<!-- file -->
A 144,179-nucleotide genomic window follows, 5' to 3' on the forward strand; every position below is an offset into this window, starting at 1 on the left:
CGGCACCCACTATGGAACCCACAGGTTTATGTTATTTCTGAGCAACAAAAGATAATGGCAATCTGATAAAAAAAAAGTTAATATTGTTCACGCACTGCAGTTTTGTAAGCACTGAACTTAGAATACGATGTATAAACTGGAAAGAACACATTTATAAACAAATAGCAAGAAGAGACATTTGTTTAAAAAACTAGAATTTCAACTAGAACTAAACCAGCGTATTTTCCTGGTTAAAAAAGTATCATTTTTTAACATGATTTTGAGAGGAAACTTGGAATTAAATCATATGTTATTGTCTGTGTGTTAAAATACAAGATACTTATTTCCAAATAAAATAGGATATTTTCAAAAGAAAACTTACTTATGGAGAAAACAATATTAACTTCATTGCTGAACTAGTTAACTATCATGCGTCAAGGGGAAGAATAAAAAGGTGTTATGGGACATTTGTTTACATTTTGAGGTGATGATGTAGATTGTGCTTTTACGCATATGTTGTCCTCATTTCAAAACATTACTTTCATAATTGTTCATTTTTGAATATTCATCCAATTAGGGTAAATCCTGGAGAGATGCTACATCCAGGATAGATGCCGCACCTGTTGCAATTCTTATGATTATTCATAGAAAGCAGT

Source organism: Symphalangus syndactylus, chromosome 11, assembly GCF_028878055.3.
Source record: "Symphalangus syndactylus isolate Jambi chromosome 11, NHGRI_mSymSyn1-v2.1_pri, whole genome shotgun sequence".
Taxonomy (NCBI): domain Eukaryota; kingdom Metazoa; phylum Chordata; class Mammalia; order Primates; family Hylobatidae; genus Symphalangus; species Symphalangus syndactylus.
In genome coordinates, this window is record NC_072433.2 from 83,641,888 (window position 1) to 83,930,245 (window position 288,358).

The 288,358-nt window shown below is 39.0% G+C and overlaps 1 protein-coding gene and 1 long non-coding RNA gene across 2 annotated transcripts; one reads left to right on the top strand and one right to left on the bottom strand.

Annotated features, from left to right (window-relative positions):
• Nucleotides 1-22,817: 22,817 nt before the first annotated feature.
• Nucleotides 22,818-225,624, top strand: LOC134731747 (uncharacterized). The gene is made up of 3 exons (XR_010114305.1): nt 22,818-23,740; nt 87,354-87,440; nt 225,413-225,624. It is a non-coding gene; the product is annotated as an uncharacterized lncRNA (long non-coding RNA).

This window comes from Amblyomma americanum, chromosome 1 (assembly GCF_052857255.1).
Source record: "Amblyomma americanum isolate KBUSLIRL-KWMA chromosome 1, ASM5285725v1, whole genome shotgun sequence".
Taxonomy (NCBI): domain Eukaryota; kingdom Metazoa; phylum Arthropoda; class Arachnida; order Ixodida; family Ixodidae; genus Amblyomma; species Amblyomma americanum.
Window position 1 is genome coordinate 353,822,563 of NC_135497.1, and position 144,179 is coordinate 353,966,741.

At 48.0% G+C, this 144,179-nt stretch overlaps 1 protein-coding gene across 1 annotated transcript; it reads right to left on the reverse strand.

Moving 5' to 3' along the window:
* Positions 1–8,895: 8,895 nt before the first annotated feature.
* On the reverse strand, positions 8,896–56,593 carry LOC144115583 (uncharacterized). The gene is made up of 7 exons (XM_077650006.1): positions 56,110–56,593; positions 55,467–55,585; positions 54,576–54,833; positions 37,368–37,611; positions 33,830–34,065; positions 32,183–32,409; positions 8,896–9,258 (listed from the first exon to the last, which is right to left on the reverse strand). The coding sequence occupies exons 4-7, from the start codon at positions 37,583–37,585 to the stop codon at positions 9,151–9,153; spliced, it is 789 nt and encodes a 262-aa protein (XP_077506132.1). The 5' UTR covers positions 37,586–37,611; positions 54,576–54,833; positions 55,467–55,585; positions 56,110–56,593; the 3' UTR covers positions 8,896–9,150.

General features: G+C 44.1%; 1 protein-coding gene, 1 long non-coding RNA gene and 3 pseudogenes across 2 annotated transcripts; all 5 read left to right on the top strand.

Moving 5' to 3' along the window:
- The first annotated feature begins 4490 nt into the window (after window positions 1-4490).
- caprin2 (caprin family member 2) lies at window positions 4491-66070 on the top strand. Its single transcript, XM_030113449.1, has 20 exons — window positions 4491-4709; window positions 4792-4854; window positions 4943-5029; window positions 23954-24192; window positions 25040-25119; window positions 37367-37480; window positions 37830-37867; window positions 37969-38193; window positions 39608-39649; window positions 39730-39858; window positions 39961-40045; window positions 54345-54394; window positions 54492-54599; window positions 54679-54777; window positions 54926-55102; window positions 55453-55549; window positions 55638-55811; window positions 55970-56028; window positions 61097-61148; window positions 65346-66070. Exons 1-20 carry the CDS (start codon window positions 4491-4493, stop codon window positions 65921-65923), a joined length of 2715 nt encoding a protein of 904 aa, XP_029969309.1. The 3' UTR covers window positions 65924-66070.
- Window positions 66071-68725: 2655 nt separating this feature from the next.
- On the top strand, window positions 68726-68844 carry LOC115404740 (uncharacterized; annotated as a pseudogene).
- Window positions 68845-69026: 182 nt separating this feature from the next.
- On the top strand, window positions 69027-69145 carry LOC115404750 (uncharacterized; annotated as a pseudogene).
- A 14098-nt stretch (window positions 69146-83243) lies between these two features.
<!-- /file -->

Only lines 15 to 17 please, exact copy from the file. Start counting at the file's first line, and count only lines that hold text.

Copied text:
At 48.0% G+C, this 144,179-nt stretch overlaps 1 protein-coding gene across 1 annotated transcript; it reads right to left on the reverse strand.

Moving 5' to 3' along the window:
* Positions 1–8,895: 8,895 nt before the first annotated feature.